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In 1611 King James Version, the first English translation of the Christian Bible Fornicated as an adjective is still used in botany, meaning "arched" or "bending over" (as in a leaf).

John Milton plays on the double meaning of the word in The Reason of Church-Government Urged against Prelaty (1642): "[She] gives up her body to a mercenary whordome under those fornicated [ar]ches which she cals Gods house." The Pauline epistles contain multiple condemnations of various forms of extramarital sex.

"Flee sexual immorality (porneia) and pursue self-control" (cf.

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I’ll use a post from Jim Wallace’s Cold Case Christianity blog to represent this argument. He wants to argue that legend couldn’t creep in over a few decades, so we can be confident that the gospels are an accurate biography of Jesus.

But he must argue that legend happen when given a few additional decades to justify why he can dismiss the Gospels of Thomas, of Judas, of the Ebionites, and others, many of them written in the late first or second centuries.

I must confess that the conservative calculations sound reasonable in parts.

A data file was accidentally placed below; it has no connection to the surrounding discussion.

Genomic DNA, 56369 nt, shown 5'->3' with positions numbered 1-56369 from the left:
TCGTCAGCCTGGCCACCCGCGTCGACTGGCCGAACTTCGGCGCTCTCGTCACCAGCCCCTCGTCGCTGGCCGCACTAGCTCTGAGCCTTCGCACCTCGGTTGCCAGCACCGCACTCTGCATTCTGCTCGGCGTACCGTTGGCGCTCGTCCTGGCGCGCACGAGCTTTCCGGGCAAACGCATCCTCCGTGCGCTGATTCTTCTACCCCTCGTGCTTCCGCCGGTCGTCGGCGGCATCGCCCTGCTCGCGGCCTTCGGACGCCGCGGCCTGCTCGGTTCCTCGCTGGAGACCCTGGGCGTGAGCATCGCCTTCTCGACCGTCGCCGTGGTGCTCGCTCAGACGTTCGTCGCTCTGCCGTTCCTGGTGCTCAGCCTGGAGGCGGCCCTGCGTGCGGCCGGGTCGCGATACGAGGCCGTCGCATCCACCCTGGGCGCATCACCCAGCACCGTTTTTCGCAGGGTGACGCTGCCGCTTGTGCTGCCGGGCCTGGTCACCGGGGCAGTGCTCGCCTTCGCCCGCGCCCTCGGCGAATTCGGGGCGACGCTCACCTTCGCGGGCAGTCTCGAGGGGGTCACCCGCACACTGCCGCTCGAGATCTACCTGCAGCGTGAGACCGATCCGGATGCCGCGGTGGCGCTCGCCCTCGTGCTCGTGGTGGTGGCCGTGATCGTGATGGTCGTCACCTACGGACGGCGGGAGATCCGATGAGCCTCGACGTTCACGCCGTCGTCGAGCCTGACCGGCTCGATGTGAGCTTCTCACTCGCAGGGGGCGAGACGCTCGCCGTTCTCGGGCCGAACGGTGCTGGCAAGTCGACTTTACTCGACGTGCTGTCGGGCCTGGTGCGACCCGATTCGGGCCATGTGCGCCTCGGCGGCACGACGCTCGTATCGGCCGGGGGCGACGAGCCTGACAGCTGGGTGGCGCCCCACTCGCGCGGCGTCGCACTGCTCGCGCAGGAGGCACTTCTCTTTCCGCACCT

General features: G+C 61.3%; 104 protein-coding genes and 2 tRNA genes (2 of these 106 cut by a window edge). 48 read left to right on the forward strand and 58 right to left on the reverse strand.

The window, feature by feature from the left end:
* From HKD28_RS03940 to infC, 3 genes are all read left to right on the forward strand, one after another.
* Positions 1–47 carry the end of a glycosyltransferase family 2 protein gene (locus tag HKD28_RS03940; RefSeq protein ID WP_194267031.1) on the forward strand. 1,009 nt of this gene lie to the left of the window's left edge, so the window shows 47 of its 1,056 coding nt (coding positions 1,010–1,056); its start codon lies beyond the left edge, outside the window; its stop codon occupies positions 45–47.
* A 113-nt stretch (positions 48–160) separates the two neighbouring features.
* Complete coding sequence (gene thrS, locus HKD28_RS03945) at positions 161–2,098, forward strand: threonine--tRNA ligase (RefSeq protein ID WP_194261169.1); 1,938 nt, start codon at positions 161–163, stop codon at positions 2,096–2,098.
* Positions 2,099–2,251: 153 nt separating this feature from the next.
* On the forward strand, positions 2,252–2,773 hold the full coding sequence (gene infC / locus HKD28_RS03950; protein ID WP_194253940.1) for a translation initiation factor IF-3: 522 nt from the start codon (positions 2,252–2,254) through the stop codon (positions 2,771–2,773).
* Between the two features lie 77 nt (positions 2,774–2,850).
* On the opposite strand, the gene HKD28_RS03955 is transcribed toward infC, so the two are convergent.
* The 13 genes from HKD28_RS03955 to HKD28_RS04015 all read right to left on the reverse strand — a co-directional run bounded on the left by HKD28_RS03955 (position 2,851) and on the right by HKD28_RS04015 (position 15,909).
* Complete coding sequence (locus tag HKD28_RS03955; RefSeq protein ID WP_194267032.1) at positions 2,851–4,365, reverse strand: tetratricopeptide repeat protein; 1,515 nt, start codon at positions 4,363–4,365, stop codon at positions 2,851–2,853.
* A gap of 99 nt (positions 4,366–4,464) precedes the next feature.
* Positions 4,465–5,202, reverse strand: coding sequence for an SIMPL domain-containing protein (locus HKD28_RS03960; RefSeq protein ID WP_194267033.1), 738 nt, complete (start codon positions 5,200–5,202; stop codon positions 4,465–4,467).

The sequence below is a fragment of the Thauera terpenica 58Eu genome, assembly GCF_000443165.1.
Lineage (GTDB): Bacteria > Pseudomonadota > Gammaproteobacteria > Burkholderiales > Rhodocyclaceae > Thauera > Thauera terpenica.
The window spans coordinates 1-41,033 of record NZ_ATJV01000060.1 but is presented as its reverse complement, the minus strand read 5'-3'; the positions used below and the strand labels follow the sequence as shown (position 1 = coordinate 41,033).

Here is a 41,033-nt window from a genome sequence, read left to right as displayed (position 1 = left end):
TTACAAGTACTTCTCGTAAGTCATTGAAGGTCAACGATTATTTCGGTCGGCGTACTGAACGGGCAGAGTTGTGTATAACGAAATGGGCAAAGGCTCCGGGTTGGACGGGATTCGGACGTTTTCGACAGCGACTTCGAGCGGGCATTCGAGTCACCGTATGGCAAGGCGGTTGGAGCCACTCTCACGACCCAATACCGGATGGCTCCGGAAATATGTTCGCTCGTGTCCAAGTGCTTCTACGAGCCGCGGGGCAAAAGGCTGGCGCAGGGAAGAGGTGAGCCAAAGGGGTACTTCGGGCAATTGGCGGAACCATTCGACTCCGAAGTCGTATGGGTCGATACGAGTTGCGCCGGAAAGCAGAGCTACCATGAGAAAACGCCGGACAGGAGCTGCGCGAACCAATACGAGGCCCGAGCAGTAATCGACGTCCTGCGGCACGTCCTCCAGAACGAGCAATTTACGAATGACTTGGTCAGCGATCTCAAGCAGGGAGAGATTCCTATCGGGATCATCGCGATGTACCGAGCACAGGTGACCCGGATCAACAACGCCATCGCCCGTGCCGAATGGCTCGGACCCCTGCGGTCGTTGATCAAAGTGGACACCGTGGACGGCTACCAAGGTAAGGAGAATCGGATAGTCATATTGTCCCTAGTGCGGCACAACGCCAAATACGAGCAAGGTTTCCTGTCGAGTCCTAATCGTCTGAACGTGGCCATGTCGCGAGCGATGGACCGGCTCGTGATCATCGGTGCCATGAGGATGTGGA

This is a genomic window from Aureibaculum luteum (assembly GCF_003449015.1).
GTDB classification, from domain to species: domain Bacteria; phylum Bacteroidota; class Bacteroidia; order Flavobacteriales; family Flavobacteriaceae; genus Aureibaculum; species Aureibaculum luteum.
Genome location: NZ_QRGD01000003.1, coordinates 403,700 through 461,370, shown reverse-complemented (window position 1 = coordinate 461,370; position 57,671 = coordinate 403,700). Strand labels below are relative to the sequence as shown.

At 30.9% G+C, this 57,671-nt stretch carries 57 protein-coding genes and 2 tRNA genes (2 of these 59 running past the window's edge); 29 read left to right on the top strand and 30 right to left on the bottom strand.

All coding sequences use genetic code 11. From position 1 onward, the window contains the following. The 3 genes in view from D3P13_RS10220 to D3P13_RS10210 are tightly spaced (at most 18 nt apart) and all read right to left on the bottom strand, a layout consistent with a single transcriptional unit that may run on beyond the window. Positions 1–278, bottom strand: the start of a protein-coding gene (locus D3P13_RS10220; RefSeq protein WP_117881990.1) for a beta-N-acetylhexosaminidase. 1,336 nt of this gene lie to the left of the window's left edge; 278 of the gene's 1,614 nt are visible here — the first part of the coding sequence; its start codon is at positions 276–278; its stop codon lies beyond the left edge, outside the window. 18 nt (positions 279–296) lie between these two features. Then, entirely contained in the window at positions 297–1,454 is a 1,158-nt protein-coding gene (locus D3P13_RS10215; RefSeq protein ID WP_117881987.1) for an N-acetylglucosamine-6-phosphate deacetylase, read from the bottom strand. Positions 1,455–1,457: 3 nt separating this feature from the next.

This thinking places at least some of the gospels well before the fall of Jerusalem and the destruction of the temple in 70 CE.

By contrast, a teleological view interprets porneia, aselgeia and akatharsia in terms of the quality of the relationship (how well it reflects God's glory and Christian notions of a committed, virtuous relationship.) The debate also turns on the definition of the two Greek words moicheia (μοιχεία, adultery) and porneia (el:πορνεία, with meaning of prostitution, from which the word pornography is derived).

The first word is restricted to contexts involving sexual betrayal of a spouse; however, the second word is used as a generic term for illegitimate sexual activity, although many scholars hold that the Septuagint uses "porneia" to refer specifically to male temple prostitution.

He states that "the word 'fornication' has gone out of fashion and is not in common use to describe non-marital sex.

However, it is an excellent translation for porneia, which basically referred to any kind of sex outside of marriage ... but the overwhelming weight of scholarship and all the available evidence from the ancient world points firmly in this direction.

A deontological view of sex interprets porneia, aselgeia and akatharsia in terms of whether the couple are married or non-married.

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